In August 1938, the Fayette Community Council established five circulating libraries for the rural residents of Fayette County.  Each library consisted of trailer, where the books were stored.  The books were supplied by the Lexington Public Library, the trailers were built by the Fayette County Public Schools and the Work Progress Administration provided the library director and his assistants.  The first four were located at David’s Fork Baptist Church on Cleveland Pike, Durbin’s Baptist Church on Richmond Pike and Shelby School on Jacks Creek Pike.[xliii]

Circulating Library Trailer, 1938   <LH>

During the first six months of service these libraries circulated 21,217 books and magazines.  The number of locations had grown to ten, including the Reform School at Greendale.  The circulating library was funded by a $14,000 federal grant and had a payroll of 22.[xliv]


[1] In 1901, Carnegie began using the proceeds from the sale of his steel concern to fund libraries, schools and universities across the United States, Canada and Britain.  By the time of his death during 1919, he had given away the bulk of his half billion dollar fortune.

[2] 180 feet on Second Street and extending back of equal width, between Mill and Market Streets.

[3] In January 1780, “Out Lot No. 6” was deeded to William Steele by the Trustees of the City of Lexington.  On April 17, 1788 and March 24, 1792, the lot was sold to William Mitchell and David Worley (then to Henry Marshall), respectively.  In March 1792, the lot was sold to William Morton, Daniel Weisiger, John Coleman, James Moore and John Hawkins acting for Transylvania Company.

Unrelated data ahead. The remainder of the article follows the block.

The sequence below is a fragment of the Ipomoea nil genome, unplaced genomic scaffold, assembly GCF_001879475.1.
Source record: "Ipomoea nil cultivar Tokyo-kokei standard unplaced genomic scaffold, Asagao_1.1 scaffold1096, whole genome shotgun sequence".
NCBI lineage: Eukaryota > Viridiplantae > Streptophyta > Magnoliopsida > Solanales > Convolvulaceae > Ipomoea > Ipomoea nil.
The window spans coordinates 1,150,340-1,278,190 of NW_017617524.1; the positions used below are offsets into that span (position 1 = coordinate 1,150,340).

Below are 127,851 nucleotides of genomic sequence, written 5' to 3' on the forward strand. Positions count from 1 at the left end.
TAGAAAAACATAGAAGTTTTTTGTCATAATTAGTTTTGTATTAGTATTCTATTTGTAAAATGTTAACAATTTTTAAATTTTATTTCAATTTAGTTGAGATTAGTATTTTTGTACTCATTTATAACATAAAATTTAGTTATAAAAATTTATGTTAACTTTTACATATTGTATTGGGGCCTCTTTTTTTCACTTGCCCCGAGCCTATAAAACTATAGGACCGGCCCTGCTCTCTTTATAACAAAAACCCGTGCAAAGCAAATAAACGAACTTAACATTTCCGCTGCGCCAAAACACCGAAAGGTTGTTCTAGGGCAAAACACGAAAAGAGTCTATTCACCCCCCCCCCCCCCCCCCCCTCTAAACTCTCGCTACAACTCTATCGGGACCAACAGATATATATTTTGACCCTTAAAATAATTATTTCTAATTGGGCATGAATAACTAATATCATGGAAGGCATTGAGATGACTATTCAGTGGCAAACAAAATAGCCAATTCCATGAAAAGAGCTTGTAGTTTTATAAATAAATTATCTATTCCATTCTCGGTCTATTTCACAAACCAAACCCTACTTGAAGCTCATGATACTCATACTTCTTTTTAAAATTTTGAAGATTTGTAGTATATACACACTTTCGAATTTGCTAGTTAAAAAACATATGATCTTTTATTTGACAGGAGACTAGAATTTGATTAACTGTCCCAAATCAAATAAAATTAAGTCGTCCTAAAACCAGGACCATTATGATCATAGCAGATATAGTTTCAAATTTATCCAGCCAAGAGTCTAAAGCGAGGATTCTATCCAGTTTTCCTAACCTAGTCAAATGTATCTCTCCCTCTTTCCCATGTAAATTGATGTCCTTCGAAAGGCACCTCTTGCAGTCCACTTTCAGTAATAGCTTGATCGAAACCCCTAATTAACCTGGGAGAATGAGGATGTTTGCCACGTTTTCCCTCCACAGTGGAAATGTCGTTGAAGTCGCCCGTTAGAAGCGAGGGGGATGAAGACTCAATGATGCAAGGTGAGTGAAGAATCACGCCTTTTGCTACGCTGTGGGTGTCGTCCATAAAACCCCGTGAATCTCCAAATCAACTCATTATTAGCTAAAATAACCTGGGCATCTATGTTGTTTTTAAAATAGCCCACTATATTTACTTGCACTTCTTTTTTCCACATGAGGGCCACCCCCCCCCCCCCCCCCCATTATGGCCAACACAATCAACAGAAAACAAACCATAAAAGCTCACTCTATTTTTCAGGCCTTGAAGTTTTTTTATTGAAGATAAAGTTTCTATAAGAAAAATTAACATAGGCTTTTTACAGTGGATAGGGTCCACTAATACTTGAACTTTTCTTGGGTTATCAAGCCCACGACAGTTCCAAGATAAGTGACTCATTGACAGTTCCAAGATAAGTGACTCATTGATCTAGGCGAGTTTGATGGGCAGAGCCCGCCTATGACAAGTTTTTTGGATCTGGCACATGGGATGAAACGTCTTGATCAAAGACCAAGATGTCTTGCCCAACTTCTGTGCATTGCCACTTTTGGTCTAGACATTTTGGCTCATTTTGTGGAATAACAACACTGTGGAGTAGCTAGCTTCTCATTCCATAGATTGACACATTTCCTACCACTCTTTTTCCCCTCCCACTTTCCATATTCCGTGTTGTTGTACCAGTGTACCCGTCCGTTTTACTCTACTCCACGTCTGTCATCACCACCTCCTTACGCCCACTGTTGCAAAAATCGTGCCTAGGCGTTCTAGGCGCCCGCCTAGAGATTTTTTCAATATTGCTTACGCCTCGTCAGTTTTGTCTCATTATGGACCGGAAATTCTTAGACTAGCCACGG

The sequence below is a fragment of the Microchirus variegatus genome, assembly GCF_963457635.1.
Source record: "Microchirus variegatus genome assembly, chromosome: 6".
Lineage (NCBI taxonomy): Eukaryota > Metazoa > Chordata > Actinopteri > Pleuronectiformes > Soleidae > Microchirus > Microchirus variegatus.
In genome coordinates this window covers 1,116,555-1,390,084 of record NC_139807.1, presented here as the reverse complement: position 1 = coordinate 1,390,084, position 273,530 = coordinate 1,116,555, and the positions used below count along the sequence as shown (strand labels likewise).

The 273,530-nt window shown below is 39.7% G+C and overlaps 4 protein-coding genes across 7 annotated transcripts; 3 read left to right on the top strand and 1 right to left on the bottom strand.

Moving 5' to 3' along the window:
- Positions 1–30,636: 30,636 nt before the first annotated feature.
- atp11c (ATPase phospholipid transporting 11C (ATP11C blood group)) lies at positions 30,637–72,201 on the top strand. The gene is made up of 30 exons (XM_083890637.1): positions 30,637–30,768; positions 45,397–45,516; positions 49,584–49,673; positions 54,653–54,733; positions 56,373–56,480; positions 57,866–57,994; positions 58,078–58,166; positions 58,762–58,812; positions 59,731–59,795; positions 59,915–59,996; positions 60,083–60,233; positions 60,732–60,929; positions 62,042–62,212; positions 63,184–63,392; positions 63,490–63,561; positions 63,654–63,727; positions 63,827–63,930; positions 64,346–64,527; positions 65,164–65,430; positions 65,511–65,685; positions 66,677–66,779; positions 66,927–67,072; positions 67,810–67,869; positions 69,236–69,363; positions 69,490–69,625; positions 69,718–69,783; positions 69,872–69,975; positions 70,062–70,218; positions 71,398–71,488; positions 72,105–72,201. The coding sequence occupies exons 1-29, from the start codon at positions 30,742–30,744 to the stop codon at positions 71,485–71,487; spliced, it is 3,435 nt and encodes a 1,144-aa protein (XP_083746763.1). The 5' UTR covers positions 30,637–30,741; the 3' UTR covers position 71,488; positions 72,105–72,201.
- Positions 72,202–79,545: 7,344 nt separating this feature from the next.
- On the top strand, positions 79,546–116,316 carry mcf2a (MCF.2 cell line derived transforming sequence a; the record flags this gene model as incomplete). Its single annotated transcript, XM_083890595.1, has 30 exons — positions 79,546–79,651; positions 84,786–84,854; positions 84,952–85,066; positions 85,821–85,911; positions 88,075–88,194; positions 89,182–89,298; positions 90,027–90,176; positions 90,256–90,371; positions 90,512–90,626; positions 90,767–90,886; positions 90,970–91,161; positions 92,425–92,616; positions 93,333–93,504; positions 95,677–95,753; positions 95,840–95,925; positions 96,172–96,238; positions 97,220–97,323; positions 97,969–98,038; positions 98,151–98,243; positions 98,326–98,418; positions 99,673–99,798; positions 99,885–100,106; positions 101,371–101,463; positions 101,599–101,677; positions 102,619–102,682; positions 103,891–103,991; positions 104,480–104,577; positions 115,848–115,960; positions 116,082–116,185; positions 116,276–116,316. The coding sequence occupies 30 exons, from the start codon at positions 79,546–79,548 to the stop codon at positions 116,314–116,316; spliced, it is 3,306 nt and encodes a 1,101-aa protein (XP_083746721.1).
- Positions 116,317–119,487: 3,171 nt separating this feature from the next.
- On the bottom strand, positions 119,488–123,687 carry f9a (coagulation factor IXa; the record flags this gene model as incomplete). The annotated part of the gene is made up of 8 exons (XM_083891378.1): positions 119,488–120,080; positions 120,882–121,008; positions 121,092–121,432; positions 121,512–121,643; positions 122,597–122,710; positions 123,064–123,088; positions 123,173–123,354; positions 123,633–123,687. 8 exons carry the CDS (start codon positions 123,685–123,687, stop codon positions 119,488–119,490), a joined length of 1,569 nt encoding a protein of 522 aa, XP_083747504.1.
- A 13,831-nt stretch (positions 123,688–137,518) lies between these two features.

On October 10, 1792, the Transylvania Company deeded to out lot to Transylvania Seminary (which was being relocated from Danville), with the condition that it be the permanent seat of the seminary.  In December 1807, by quick claim deed ownership was confirmed to the Trustees of Transylvania University, without the permanent seat condition.

During July 1844, the portion west of Mill Street was sold to Thomas January for $4,000.  The next day, John McMurtry filed a lien against the property for a judgment against the university of $10,993.33.  At a public sale in September 1844, McMurtry purchased the lot for $3,000.  The next year, the levy and sale were set aside by the court.

In 1865, Kentucky University (forerunner of the University of Kentucky) and Transylvania University merged.  In 1878, the state college was separated and relocated to its present campus.  Due to the merger clear title was clouded.